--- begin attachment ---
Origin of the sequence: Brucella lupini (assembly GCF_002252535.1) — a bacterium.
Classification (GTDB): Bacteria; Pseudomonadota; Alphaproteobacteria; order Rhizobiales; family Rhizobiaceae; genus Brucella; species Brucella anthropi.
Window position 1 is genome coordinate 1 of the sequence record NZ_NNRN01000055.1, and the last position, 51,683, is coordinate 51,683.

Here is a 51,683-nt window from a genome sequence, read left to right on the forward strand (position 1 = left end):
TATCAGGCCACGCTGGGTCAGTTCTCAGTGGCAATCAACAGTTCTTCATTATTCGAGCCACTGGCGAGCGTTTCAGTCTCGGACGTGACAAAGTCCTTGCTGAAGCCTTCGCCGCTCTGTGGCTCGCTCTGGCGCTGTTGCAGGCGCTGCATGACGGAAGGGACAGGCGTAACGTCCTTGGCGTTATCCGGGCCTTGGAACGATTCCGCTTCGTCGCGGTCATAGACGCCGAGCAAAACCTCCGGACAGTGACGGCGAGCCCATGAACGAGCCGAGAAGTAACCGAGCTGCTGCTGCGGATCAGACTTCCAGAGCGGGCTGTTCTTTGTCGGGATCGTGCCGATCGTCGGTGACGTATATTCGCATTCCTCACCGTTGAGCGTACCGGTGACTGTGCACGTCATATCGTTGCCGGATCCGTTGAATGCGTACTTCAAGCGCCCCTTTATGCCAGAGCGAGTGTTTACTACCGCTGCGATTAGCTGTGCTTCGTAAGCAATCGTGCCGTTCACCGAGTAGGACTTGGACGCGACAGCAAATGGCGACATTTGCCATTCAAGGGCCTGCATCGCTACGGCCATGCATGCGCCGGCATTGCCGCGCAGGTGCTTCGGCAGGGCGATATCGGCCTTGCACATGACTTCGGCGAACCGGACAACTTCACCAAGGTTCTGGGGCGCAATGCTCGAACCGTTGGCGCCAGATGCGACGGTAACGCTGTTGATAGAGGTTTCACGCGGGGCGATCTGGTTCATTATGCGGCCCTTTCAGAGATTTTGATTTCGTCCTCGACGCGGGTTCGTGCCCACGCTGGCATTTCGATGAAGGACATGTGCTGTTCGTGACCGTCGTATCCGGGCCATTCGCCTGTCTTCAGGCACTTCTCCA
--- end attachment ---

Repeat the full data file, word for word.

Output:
Origin of the sequence: Brucella lupini (assembly GCF_002252535.1) — a bacterium.
Classification (GTDB): Bacteria; Pseudomonadota; Alphaproteobacteria; order Rhizobiales; family Rhizobiaceae; genus Brucella; species Brucella anthropi.
Window position 1 is genome coordinate 1 of the sequence record NZ_NNRN01000055.1, and the last position, 51,683, is coordinate 51,683.

Here is a 51,683-nt window from a genome sequence, read left to right on the forward strand (position 1 = left end):
TATCAGGCCACGCTGGGTCAGTTCTCAGTGGCAATCAACAGTTCTTCATTATTCGAGCCACTGGCGAGCGTTTCAGTCTCGGACGTGACAAAGTCCTTGCTGAAGCCTTCGCCGCTCTGTGGCTCGCTCTGGCGCTGTTGCAGGCGCTGCATGACGGAAGGGACAGGCGTAACGTCCTTGGCGTTATCCGGGCCTTGGAACGATTCCGCTTCGTCGCGGTCATAGACGCCGAGCAAAACCTCCGGACAGTGACGGCGAGCCCATGAACGAGCCGAGAAGTAACCGAGCTGCTGCTGCGGATCAGACTTCCAGAGCGGGCTGTTCTTTGTCGGGATCGTGCCGATCGTCGGTGACGTATATTCGCATTCCTCACCGTTGAGCGTACCGGTGACTGTGCACGTCATATCGTTGCCGGATCCGTTGAATGCGTACTTCAAGCGCCCCTTTATGCCAGAGCGAGTGTTTACTACCGCTGCGATTAGCTGTGCTTCGTAAGCAATCGTGCCGTTCACCGAGTAGGACTTGGACGCGACAGCAAATGGCGACATTTGCCATTCAAGGGCCTGCATCGCTACGGCCATGCATGCGCCGGCATTGCCGCGCAGGTGCTTCGGCAGGGCGATATCGGCCTTGCACATGACTTCGGCGAACCGGACAACTTCACCAAGGTTCTGGGGCGCAATGCTCGAACCGTTGGCGCCAGATGCGACGGTAACGCTGTTGATAGAGGTTTCACGCGGGGCGATCTGGTTCATTATGCGGCCCTTTCAGAGATTTTGATTTCGTCCTCGACGCGGGTTCGTGCCCACGCTGGCATTTCGATGAAGGACATGTGCTGTTCGTGACCGTCGTATCCGGGCCATTCGCCTGTCTTCAGGCACTTCTCCA